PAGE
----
Some day, when Republicans are truly politically dead, not just wounded as they are now, we need to return to the idea of the Commons. (The picture of Bruce Kushnick to the left is getting a bit old -- send us a new one, Bruce!)
Not Communism, asshole. The Commons. Parks, forests, content, seas, air, software...and most important, spectrum.
Right now, in Washington, so-called regulators and so-called competitors are doing their little spectrum dance again.
The headline on this Washington Post story is deliberately misleading -- it reads FCC Majority Backs Open-Access Plan for Airwaves. In fact that's just not true at all.
The plan of FCC chair Kevin Martin and two Democratic commissioners is to auction off all the spectrum being abandoned in 2009 by TV stations, and to require but one-third of it built out so that all devices can use it. Martin resists even the idea of mandated wholesaling, which Google says is a pre-condition for its entry into the bidding.
Republicans are salivating over the prospect of $10 billion in free money from the "spectrum sale." As though the government were just another private entity, seeking a windfall.
But what is being sold? The electromagnetic spectrum is not, by its nature, property. Nor should it be. Sunlight comes to us over spectrum, sound comes to us through spectrum. Will the government next sell the right to see and hear to the highest bidder, and consider it good business if AT&T is then able to charge us for the privilege?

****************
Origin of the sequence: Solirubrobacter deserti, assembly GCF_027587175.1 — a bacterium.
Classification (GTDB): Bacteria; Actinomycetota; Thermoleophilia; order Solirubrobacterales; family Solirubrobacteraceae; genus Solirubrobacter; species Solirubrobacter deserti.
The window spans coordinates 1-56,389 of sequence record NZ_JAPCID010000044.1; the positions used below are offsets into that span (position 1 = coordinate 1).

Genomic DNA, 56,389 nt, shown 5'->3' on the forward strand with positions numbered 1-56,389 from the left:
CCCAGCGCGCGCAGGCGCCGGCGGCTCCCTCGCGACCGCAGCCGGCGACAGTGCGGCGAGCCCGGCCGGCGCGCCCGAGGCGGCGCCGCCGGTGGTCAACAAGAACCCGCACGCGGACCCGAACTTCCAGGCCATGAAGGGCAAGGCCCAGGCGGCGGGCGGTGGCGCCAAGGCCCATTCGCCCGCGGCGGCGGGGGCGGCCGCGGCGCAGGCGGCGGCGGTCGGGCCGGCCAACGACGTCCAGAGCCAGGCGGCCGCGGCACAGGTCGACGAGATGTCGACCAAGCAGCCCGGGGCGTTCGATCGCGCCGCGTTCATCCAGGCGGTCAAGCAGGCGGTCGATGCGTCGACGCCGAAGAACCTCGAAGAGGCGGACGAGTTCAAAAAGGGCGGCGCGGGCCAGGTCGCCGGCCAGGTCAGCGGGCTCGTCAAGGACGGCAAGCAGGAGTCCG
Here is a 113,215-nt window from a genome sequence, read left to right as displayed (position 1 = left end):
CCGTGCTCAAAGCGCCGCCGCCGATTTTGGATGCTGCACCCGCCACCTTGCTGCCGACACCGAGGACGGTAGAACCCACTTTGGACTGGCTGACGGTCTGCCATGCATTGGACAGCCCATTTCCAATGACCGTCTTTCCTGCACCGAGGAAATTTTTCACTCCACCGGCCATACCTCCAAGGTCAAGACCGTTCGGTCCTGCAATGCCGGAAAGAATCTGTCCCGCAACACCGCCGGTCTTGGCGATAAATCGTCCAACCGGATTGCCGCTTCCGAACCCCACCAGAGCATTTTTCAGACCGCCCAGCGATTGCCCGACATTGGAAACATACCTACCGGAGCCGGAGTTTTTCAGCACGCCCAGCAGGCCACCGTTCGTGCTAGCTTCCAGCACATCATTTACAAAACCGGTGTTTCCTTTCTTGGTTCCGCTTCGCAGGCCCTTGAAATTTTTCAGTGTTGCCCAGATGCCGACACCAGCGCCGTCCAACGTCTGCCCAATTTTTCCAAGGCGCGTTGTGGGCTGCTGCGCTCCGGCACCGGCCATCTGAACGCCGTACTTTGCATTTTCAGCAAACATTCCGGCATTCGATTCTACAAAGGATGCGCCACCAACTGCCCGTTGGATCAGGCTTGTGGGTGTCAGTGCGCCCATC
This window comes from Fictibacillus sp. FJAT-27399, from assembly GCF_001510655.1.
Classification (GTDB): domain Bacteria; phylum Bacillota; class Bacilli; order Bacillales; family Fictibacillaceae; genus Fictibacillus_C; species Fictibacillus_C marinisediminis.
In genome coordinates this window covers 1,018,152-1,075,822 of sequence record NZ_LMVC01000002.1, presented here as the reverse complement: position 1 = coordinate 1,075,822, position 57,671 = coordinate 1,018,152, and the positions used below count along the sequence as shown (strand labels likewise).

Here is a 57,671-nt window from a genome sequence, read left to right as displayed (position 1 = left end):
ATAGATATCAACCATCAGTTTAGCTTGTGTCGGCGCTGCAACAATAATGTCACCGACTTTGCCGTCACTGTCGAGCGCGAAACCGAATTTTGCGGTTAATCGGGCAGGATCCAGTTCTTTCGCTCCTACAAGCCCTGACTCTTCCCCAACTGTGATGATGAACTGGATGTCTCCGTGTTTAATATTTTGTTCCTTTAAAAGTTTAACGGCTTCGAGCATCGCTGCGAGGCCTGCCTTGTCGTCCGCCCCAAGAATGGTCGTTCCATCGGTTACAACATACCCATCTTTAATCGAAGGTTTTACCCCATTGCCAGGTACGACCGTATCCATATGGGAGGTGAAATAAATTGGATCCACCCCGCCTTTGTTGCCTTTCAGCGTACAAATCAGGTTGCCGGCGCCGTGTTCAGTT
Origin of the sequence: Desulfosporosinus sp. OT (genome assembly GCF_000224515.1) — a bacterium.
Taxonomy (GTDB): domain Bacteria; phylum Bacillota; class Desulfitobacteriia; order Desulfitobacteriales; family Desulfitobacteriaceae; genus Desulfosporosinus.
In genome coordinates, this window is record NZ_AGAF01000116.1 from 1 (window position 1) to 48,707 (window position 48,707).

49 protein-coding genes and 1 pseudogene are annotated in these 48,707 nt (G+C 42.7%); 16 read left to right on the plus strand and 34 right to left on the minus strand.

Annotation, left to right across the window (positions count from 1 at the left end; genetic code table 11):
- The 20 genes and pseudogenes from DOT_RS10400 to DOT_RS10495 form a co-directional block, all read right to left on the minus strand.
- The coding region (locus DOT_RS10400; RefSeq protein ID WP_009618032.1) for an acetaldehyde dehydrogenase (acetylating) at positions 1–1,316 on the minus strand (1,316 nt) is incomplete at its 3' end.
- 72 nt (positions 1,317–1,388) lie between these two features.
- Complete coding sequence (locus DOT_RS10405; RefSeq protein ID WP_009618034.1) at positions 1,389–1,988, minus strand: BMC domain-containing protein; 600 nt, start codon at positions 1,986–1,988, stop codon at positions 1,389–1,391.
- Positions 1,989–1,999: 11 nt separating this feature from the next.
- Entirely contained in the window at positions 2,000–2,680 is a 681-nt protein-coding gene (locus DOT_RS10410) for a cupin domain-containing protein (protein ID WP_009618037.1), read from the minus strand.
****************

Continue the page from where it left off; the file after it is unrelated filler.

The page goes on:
Bruce Kushnick, whose $200 Billion Scandal inspired this blog (this remains its name on Typepad), writes he is now working on a Divestiture II paper. AT&T was broken up in 1984, but has been put back together and is now squeezing us all tighter than ever -- with government help.
I agree with Bruce. The goal of government regulation should be, in a word, more. More bits, more competition, more spectrum in the Commons. Anyone hoarding anything needs to be put down, broken up, destroyed as being against the public interest.
The public interest in this case is clear. Spectrum is not property. It is the common right of all men, subject only to non-interference rules. Those phone lines are not property -- they were paid for by taxpayers, through subsidies, and must be managed in the public interest. Which means more use, more bits, more traffic, not just more money for the few but more wealth for the many.
That's not Communism, or even socialism. It's common sense American progressivism, the kind of leadership Republicans gave us from the mid-1880s (when the Civil Service and ICC were created) through the 1909 Standard Oil break-up.
In many ways, the idea of the Commons goes back much further, to the 1850s, when the center of Manhattan was taken out of private hands, and designated a public park. A competition was held to design it, which was won by a New York Times writer, who called his design "Greensward." That writer, Frederick Law Olmsted, later became the greatest landscape architect of all time, and when asked what his message was responded, very simply, "Look. We did this for you." (That's him, in his old age, to the left, and the same man, in his youth, above.)
Now we have to do it again, but this time for ourselves and our descendants.
The Bush years have brought us a true bridge to the 19th century, the 19th century of religious wars, of trusts, of workers-as-serfs, of naked bigotry. In the last similar crisis period, in the 1890s, it was Republicans who led the push-back. That does not look likely this time -- such Republicans have been purged from the party they once called home.
No matter. We'll have it anyway.